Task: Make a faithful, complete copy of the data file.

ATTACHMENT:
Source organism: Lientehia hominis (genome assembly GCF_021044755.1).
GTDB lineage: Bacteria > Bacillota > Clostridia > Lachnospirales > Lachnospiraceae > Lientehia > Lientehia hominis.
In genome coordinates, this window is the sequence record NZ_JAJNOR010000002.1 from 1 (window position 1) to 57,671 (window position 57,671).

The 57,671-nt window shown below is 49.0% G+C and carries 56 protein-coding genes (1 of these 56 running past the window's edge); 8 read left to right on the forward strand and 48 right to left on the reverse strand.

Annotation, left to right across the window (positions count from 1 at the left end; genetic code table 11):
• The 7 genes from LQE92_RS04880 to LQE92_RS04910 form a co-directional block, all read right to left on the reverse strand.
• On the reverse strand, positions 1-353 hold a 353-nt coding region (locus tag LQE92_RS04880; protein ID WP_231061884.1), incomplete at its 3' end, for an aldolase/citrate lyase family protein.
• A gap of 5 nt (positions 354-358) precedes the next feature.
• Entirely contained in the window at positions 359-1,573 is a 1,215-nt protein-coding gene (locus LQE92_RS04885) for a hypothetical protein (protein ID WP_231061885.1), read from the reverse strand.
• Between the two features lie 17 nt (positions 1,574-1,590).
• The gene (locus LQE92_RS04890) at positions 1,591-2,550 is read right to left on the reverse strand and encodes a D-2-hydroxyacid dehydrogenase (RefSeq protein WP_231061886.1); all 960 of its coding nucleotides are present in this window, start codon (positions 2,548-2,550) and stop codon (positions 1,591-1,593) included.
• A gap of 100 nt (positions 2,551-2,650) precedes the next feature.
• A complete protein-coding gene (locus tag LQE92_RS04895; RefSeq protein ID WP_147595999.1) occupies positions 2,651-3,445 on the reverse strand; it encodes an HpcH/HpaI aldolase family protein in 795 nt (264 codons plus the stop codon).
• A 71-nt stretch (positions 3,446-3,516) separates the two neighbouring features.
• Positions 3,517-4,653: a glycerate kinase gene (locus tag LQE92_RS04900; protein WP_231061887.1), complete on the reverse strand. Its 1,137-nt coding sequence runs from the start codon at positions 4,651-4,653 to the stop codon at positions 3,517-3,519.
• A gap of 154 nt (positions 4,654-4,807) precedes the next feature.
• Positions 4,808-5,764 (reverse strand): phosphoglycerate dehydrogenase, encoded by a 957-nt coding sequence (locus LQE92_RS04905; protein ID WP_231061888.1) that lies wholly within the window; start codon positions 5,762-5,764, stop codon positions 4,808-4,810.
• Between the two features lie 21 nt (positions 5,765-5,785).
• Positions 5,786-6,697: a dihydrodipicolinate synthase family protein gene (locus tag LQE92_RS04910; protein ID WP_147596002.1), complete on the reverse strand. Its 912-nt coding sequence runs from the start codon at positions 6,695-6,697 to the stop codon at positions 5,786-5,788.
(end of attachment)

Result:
Source organism: Lientehia hominis (genome assembly GCF_021044755.1).
GTDB lineage: Bacteria > Bacillota > Clostridia > Lachnospirales > Lachnospiraceae > Lientehia > Lientehia hominis.
In genome coordinates, this window is the sequence record NZ_JAJNOR010000002.1 from 1 (window position 1) to 57,671 (window position 57,671).

The 57,671-nt window shown below is 49.0% G+C and carries 56 protein-coding genes (1 of these 56 running past the window's edge); 8 read left to right on the forward strand and 48 right to left on the reverse strand.

Annotation, left to right across the window (positions count from 1 at the left end; genetic code table 11):
• The 7 genes from LQE92_RS04880 to LQE92_RS04910 form a co-directional block, all read right to left on the reverse strand.
• On the reverse strand, positions 1-353 hold a 353-nt coding region (locus tag LQE92_RS04880; protein ID WP_231061884.1), incomplete at its 3' end, for an aldolase/citrate lyase family protein.
• A gap of 5 nt (positions 354-358) precedes the next feature.
• Entirely contained in the window at positions 359-1,573 is a 1,215-nt protein-coding gene (locus LQE92_RS04885) for a hypothetical protein (protein ID WP_231061885.1), read from the reverse strand.
• Between the two features lie 17 nt (positions 1,574-1,590).
• The gene (locus LQE92_RS04890) at positions 1,591-2,550 is read right to left on the reverse strand and encodes a D-2-hydroxyacid dehydrogenase (RefSeq protein WP_231061886.1); all 960 of its coding nucleotides are present in this window, start codon (positions 2,548-2,550) and stop codon (positions 1,591-1,593) included.
• A gap of 100 nt (positions 2,551-2,650) precedes the next feature.
• A complete protein-coding gene (locus tag LQE92_RS04895; RefSeq protein ID WP_147595999.1) occupies positions 2,651-3,445 on the reverse strand; it encodes an HpcH/HpaI aldolase family protein in 795 nt (264 codons plus the stop codon).
• A 71-nt stretch (positions 3,446-3,516) separates the two neighbouring features.
• Positions 3,517-4,653: a glycerate kinase gene (locus tag LQE92_RS04900; protein WP_231061887.1), complete on the reverse strand. Its 1,137-nt coding sequence runs from the start codon at positions 4,651-4,653 to the stop codon at positions 3,517-3,519.
• A gap of 154 nt (positions 4,654-4,807) precedes the next feature.
• Positions 4,808-5,764 (reverse strand): phosphoglycerate dehydrogenase, encoded by a 957-nt coding sequence (locus LQE92_RS04905; protein ID WP_231061888.1) that lies wholly within the window; start codon positions 5,762-5,764, stop codon positions 4,808-4,810.
• Between the two features lie 21 nt (positions 5,765-5,785).
• Positions 5,786-6,697: a dihydrodipicolinate synthase family protein gene (locus tag LQE92_RS04910; protein ID WP_147596002.1), complete on the reverse strand. Its 912-nt coding sequence runs from the start codon at positions 6,695-6,697 to the stop codon at positions 5,786-5,788.